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I've got a model like this:

class Thing(models.Model):
    property1 = models.IntegerField()
    property2 = models.IntegerField()
    property3 = models.IntegerField()

class Subthing(models.Model):
    subproperty = models.IntegerField()
    thing = modelsForeignkey(Thing)
    main = models.BooleanField()

I've got a function that is passed a list of filters where each filter is of the form {'type':something, 'value':x}. This function needs to return a set of results ANDing all the filters together:

final_q = Q()
for filter in filters:
        q = None
        if filter['type'] =='thing-property1':
            q = Q(property1=filter['value'])
        elif filter['type'] =='thing-property2':
            q = Q(property2=filter['value'])
        elif filter['type'] =='thing-property2':
            q = Q(property3=filter['value'])
        if q:
            final_q = final_q & q
return Thing.objects.filter(final_q).distinct()

Each Subthing has a Boolean property 'main'. Every Thing has 1 and only 1 Subthing where main==True.

I now need to add filter that returns all the Things which have a Subthing where main==True and subproperty==filter['value']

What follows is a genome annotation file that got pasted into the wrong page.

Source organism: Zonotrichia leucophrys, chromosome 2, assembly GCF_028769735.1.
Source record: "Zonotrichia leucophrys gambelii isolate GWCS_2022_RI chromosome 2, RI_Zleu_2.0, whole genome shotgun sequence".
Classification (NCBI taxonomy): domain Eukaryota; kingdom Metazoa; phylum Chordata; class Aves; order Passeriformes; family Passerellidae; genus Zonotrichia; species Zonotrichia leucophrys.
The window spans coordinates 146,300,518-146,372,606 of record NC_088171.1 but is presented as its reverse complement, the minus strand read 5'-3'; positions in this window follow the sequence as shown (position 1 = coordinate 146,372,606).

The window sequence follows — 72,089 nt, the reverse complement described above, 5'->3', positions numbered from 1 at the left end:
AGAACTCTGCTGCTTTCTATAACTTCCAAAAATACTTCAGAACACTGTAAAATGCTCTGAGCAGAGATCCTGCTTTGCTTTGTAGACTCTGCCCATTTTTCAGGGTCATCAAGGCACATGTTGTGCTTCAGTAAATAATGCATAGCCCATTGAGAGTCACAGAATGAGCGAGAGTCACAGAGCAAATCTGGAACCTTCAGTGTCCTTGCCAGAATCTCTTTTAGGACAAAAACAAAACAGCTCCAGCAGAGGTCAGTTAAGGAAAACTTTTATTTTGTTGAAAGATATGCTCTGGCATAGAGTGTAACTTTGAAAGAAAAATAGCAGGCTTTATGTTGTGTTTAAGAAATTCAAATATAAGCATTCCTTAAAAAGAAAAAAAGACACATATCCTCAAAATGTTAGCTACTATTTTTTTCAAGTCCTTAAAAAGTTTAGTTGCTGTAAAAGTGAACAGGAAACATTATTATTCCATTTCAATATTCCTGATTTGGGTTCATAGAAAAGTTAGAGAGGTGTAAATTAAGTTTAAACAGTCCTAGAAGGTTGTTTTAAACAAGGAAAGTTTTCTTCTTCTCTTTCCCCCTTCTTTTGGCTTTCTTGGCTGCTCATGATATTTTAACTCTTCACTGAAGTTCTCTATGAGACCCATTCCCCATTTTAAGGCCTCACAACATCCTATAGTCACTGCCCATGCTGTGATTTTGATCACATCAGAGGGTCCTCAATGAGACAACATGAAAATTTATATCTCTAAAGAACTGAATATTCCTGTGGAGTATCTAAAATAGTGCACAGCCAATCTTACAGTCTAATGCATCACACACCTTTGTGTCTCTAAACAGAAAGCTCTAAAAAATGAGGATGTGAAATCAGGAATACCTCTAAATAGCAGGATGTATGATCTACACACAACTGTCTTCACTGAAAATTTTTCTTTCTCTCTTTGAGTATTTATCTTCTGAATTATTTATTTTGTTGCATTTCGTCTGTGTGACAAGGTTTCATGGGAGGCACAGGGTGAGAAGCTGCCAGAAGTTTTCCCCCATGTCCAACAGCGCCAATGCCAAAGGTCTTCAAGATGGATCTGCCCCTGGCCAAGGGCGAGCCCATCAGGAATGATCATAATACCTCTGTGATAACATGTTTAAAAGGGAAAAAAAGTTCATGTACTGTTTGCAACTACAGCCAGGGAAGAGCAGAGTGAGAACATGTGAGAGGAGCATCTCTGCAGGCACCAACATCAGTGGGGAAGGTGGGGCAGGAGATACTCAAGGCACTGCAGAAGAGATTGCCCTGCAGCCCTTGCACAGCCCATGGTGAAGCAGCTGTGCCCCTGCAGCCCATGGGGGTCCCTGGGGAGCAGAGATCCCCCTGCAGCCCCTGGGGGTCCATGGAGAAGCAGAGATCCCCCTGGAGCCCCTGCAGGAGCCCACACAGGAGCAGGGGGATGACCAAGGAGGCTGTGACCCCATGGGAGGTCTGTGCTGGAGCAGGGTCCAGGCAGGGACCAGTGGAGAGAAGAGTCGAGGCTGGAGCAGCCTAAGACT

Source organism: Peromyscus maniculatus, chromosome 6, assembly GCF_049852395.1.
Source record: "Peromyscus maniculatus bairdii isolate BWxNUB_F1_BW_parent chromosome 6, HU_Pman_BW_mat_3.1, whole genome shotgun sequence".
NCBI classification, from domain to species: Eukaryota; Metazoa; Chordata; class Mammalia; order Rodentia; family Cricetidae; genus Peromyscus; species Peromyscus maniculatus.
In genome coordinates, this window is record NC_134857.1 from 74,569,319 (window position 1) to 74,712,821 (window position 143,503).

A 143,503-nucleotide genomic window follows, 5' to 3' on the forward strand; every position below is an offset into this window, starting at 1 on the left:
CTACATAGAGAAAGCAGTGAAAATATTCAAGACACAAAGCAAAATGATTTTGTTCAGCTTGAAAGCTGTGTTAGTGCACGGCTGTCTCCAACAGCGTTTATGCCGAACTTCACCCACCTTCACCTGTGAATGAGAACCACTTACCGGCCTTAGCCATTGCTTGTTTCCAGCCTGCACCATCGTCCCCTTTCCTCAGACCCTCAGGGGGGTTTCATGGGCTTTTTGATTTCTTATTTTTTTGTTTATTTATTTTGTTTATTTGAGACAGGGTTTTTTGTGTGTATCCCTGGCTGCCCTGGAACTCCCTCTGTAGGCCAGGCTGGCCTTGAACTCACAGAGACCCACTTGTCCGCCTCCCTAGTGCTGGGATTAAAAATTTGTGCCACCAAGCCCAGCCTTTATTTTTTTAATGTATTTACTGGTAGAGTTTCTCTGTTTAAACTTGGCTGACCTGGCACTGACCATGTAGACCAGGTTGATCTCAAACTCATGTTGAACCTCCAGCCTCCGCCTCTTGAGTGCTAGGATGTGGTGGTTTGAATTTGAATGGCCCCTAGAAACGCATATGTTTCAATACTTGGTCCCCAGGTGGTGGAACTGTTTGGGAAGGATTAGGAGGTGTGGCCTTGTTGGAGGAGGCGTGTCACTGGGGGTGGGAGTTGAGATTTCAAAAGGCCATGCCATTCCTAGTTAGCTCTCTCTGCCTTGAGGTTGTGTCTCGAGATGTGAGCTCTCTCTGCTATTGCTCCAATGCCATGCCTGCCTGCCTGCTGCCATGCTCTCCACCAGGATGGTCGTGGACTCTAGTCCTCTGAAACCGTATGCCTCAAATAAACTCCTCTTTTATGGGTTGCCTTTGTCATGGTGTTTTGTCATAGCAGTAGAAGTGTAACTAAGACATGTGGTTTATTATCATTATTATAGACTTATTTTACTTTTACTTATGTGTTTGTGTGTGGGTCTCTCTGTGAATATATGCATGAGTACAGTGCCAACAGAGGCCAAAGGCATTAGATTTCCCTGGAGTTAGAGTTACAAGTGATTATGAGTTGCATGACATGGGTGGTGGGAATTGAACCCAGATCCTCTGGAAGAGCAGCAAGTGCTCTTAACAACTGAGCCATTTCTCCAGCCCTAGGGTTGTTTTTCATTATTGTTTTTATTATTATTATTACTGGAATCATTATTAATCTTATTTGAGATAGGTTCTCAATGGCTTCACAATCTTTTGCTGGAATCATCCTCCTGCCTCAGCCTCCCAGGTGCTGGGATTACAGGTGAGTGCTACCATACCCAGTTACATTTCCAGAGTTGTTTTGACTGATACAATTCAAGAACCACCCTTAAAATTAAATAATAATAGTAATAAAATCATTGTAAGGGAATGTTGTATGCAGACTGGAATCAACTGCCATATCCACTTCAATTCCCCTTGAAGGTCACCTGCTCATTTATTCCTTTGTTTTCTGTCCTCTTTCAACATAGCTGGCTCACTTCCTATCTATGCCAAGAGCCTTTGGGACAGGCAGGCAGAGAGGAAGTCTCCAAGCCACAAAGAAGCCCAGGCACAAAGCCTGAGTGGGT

Can I do this as part of the Q object I'm constructing? If not how else? The queryset I get before my new filter can be quite large so I would like a method that doesn't involve looping over the results.

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there's a typo, should be models.ForeignKey() – Evgeny Nov 28 '09 at 23:45
up vote 2 down vote accepted

It's a bit easier to understand if you explicitly give your Subthings a "related_name" in their relationship to the Thing

class Subthing(models.Model):
    thing = models.ForeignKey(Thing, related_name='subthings')

Now, you use Django join syntax to build your Q object:

Q(subthings__main=True) & Q(subthings__subproperty=filter['value'])

The reverse relationship has the default name 'subthing_set', but I find that it's easier to follow if you give it a better name like 'subthings'.

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Doh! For some reason I was looking for a much more complicated solution than that! This seems to work perfectly. – andybak Nov 29 '09 at 10:41

Using (instead of final_q=Q() in the beginning)

sub_vals = map(lambda v: v['value'], filters)
if sub_vals:
    final_q = final_q & Q(subthing_set__subproperty__in=sub_vals)

should get you what you want, you can also adjust your loop to build the sub_vals list and apply it after the loop.

subthing_set is and automatically added related field added to the Thing to access related Subthings.

you can assign another related name, e.g.

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